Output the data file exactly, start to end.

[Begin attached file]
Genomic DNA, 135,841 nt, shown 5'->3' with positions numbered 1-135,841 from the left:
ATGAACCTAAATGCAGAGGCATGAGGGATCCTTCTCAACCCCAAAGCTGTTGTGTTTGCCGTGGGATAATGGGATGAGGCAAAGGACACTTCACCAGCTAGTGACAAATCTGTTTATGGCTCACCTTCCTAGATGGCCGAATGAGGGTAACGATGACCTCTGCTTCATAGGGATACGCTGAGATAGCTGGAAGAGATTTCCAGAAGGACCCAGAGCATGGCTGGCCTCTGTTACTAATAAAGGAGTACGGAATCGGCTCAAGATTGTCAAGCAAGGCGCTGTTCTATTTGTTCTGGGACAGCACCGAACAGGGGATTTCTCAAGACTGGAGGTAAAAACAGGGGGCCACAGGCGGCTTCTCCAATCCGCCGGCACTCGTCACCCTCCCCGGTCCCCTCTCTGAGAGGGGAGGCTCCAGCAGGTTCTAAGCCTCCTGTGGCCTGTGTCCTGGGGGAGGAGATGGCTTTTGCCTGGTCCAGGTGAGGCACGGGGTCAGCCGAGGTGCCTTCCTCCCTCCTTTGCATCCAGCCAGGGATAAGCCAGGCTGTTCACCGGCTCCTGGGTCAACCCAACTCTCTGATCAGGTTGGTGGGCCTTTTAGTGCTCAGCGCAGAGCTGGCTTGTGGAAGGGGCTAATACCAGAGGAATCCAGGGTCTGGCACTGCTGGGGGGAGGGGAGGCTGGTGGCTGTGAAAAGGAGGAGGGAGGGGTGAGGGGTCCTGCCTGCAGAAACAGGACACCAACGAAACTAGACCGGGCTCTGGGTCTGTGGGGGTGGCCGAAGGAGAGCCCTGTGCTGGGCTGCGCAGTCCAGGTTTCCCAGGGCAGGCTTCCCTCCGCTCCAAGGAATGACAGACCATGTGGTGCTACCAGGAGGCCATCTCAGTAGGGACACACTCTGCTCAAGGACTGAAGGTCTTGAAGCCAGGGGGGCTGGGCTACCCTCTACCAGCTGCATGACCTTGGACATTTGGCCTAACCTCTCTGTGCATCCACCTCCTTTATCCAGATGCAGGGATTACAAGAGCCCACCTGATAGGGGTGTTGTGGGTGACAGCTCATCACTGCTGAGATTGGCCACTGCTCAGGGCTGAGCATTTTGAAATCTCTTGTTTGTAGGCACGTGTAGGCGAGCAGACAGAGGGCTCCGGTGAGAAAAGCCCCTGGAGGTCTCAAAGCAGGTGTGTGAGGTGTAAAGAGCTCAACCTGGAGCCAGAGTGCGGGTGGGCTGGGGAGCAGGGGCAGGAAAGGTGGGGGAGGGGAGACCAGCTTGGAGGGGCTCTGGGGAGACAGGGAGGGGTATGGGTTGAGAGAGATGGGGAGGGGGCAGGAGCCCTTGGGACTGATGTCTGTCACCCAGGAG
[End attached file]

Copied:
Genomic DNA, 135,841 nt, shown 5'->3' with positions numbered 1-135,841 from the left:
ATGAACCTAAATGCAGAGGCATGAGGGATCCTTCTCAACCCCAAAGCTGTTGTGTTTGCCGTGGGATAATGGGATGAGGCAAAGGACACTTCACCAGCTAGTGACAAATCTGTTTATGGCTCACCTTCCTAGATGGCCGAATGAGGGTAACGATGACCTCTGCTTCATAGGGATACGCTGAGATAGCTGGAAGAGATTTCCAGAAGGACCCAGAGCATGGCTGGCCTCTGTTACTAATAAAGGAGTACGGAATCGGCTCAAGATTGTCAAGCAAGGCGCTGTTCTATTTGTTCTGGGACAGCACCGAACAGGGGATTTCTCAAGACTGGAGGTAAAAACAGGGGGCCACAGGCGGCTTCTCCAATCCGCCGGCACTCGTCACCCTCCCCGGTCCCCTCTCTGAGAGGGGAGGCTCCAGCAGGTTCTAAGCCTCCTGTGGCCTGTGTCCTGGGGGAGGAGATGGCTTTTGCCTGGTCCAGGTGAGGCACGGGGTCAGCCGAGGTGCCTTCCTCCCTCCTTTGCATCCAGCCAGGGATAAGCCAGGCTGTTCACCGGCTCCTGGGTCAACCCAACTCTCTGATCAGGTTGGTGGGCCTTTTAGTGCTCAGCGCAGAGCTGGCTTGTGGAAGGGGCTAATACCAGAGGAATCCAGGGTCTGGCACTGCTGGGGGGAGGGGAGGCTGGTGGCTGTGAAAAGGAGGAGGGAGGGGTGAGGGGTCCTGCCTGCAGAAACAGGACACCAACGAAACTAGACCGGGCTCTGGGTCTGTGGGGGTGGCCGAAGGAGAGCCCTGTGCTGGGCTGCGCAGTCCAGGTTTCCCAGGGCAGGCTTCCCTCCGCTCCAAGGAATGACAGACCATGTGGTGCTACCAGGAGGCCATCTCAGTAGGGACACACTCTGCTCAAGGACTGAAGGTCTTGAAGCCAGGGGGGCTGGGCTACCCTCTACCAGCTGCATGACCTTGGACATTTGGCCTAACCTCTCTGTGCATCCACCTCCTTTATCCAGATGCAGGGATTACAAGAGCCCACCTGATAGGGGTGTTGTGGGTGACAGCTCATCACTGCTGAGATTGGCCACTGCTCAGGGCTGAGCATTTTGAAATCTCTTGTTTGTAGGCACGTGTAGGCGAGCAGACAGAGGGCTCCGGTGAGAAAAGCCCCTGGAGGTCTCAAAGCAGGTGTGTGAGGTGTAAAGAGCTCAACCTGGAGCCAGAGTGCGGGTGGGCTGGGGAGCAGGGGCAGGAAAGGTGGGGGAGGGGAGACCAGCTTGGAGGGGCTCTGGGGAGACAGGGAGGGGTATGGGTTGAGAGAGATGGGGAGGGGGCAGGAGCCCTTGGGACTGATGTCTGTCACCCAGGAG